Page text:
Firstly, after technical problems with the online stream, through which the director of the CzechInvest agency Petr Očko joined, it was Otomar Sláma who took the floor (video here) and answered the title question of the second panel – Does the Czech Republic have the potential to transfer? And the answer, of course, was that it does. However, when asked whether this potential is being fulfilled, he gave the opposite answer in the next slide of his presentation.

Unlike support for science and research, he identified the primary stumbling block as supporting the process of knowledge and technology transfer itself – moving it from A to B. Apart from the promotion of transfer among scientists and education in the field of intellectual property protection, the motivation of scientists, as mentioned by both Minister Langšádlová and Minister Válek, was on the table once again:

“Technology transfer is not sufficiently emphasized in the evaluation of scientists.”

Sláma summarized and concluded his brisk presentation by adding that although the current state of affairs is not perfect, nothing stands in the way of technological transfer in the Czech Republic.

This was followed by a presentation by Tomáš Lapáček, Director of the Prague Innovation Institute, who focused on the specifics of Prague as an innovation centre as well as the current and future plans for the development of a functional innovation ecosystem. Both in terms of financial support for innovative projects and connecting innovators with individual companies. This was followed by a postponed presentation from Petr Očko, who focused on the national level of support for the utilization of application potential. He then covered the international comparison, where the Czech Republic ranks 27th in terms of innovation outputs.

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In the last part dedicated to good examples of transfer, Martin Tolar, a neurologist and founder of Alzheon company in the USA, which is developing drugs against Alzheimer’s disease and is currently undergoing clinical trials, spoke via online broadcast. Trials have been launched firstly in the Czech Republic, which was also the main message of the speaker. In his opinion, apart from the Institute of Organic Chemistry and Biochemistry of the Czech Academy of Sciences, no Czech institute was able to respond to the direct demand for cooperation, although the US company’s efforts to involve them had been long-standing.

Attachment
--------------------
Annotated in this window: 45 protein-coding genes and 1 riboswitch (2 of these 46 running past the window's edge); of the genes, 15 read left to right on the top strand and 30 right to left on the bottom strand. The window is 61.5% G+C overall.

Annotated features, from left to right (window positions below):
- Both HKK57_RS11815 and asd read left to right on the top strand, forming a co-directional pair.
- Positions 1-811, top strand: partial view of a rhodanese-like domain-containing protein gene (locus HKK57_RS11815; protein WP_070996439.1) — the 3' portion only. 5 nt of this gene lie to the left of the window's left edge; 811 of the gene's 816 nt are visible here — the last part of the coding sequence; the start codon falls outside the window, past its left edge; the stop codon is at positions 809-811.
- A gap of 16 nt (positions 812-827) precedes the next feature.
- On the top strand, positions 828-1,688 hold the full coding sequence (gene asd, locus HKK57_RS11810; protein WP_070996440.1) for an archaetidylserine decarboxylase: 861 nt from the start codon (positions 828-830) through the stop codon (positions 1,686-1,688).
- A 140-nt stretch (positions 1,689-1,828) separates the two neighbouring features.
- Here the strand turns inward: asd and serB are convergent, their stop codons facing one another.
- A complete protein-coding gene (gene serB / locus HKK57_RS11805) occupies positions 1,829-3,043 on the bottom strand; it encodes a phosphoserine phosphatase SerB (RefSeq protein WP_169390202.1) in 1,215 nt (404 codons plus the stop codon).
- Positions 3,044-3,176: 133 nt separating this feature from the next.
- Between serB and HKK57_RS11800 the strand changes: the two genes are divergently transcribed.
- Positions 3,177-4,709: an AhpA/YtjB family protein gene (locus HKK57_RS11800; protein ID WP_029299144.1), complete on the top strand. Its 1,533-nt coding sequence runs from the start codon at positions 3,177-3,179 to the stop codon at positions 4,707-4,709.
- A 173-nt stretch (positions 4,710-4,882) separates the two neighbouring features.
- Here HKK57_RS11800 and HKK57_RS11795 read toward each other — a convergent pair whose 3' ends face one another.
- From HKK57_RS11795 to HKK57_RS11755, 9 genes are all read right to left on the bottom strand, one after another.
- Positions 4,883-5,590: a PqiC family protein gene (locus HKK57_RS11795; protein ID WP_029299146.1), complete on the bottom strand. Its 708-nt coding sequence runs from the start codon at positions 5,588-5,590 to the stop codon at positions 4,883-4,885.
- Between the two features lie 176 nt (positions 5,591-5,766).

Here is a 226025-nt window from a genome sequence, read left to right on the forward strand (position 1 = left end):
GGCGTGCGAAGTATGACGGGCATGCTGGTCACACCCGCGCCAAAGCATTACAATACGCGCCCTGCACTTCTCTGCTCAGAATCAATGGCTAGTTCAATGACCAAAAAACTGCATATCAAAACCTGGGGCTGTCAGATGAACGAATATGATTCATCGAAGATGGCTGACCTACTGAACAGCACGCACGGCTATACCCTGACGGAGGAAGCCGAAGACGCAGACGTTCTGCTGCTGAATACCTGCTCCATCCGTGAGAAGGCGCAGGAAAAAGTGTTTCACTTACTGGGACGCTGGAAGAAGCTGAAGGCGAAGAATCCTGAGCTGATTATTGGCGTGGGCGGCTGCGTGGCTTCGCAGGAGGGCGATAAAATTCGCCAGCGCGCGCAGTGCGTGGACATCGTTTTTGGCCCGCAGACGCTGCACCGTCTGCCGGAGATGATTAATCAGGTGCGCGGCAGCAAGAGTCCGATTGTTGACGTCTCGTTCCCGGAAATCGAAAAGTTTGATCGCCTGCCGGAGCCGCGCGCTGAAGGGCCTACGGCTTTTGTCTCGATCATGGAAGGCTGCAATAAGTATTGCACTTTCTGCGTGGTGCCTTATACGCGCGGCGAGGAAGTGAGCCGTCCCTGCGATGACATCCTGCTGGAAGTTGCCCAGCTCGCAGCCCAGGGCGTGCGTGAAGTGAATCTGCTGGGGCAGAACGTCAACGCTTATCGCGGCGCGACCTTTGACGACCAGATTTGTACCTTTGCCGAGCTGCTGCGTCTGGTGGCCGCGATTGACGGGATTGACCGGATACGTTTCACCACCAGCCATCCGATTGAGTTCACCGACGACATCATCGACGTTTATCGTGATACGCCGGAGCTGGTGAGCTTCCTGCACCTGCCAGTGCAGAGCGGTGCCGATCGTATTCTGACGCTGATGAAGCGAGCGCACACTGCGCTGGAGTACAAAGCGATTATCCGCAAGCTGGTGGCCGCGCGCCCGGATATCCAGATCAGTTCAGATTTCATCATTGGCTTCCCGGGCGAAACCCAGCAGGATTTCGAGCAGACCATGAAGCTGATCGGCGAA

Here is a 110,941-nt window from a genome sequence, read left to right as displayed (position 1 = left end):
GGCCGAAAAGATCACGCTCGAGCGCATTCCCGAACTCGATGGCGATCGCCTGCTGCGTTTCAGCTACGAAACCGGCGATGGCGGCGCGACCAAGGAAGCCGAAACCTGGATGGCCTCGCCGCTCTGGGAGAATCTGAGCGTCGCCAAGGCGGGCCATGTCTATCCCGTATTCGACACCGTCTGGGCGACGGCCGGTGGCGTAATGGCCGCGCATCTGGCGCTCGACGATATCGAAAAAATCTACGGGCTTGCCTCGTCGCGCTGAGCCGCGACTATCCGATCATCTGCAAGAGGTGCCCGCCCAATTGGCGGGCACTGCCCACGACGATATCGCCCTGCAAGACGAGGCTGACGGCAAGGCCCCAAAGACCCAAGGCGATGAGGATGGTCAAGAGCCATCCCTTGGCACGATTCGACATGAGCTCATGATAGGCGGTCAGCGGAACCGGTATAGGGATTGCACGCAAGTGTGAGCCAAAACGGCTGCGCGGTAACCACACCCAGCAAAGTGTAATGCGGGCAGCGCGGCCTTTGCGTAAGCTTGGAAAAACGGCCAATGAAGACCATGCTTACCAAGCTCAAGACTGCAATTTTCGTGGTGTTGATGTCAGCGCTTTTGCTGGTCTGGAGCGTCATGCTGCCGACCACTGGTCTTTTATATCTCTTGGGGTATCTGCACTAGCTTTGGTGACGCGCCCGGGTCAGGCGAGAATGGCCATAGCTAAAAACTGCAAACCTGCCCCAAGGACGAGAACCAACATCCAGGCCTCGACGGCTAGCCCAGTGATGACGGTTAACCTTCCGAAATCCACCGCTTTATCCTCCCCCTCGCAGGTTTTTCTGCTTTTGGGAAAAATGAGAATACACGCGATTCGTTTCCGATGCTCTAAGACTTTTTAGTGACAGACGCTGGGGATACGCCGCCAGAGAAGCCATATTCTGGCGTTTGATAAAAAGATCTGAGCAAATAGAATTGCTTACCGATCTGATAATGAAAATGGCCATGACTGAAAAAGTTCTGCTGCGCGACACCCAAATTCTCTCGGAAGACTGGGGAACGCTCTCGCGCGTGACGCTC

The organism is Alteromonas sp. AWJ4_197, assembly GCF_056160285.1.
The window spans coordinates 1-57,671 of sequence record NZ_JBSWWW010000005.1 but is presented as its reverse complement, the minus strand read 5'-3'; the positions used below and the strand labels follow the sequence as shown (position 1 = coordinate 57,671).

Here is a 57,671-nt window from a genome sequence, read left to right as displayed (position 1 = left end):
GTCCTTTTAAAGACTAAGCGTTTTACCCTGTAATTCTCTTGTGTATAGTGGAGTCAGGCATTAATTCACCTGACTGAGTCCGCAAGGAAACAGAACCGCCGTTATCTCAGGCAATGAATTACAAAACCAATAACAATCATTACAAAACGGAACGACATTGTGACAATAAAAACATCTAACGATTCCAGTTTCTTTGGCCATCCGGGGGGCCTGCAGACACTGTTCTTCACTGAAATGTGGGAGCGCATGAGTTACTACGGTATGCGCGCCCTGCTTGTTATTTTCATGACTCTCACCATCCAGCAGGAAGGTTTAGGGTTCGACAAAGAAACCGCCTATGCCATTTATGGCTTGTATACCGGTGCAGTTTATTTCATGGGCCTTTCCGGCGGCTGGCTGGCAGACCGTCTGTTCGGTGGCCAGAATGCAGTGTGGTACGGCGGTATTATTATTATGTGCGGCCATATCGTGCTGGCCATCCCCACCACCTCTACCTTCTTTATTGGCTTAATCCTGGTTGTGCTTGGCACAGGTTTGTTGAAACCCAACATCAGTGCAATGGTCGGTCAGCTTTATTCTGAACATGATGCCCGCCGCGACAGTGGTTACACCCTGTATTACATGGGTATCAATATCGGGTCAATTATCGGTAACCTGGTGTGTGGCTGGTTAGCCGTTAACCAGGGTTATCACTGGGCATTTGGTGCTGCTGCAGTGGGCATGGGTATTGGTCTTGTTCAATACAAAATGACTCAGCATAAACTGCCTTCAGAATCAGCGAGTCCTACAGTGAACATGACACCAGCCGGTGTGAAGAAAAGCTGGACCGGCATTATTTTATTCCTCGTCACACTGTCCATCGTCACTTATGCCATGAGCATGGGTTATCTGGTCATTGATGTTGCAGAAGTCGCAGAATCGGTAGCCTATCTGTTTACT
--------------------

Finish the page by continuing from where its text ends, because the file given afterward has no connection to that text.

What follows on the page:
The well-executed transfer was then shown by the founder of the field of non-invasive prenatal diagnostics, Professor Ilona Hromadníková from the 3rd Medical Faculty of Charles University. In the presentation (video here) she emphasized the essence of her successful patents, which she has been successfully commercializing in cooperation with CUIP. For 15 years she has worked on researching specific pieces of genetic information that provide early warning of multiple pregnancy and post-natal complications for the mother. This information can be obtained as early as the first trimester of pregnancy, from just a few millilitres of the mother’s blood sample. She has also been able to show an association with further complications of newborn babies. As a result, both can be prevented, as we know thanks to Professor Hromadníková’s work.

Professor also pointed to the fact that her own earlier work now makes it difficult for her to apply for new patents, as she originally only published her results. It is very difficult to patent previously published and thus “public” results. But it is still possible when, like her, you work with a top expert like Antonín Králík, a senior analyst and patent specialist at CUIP.

English translation of the whole conference: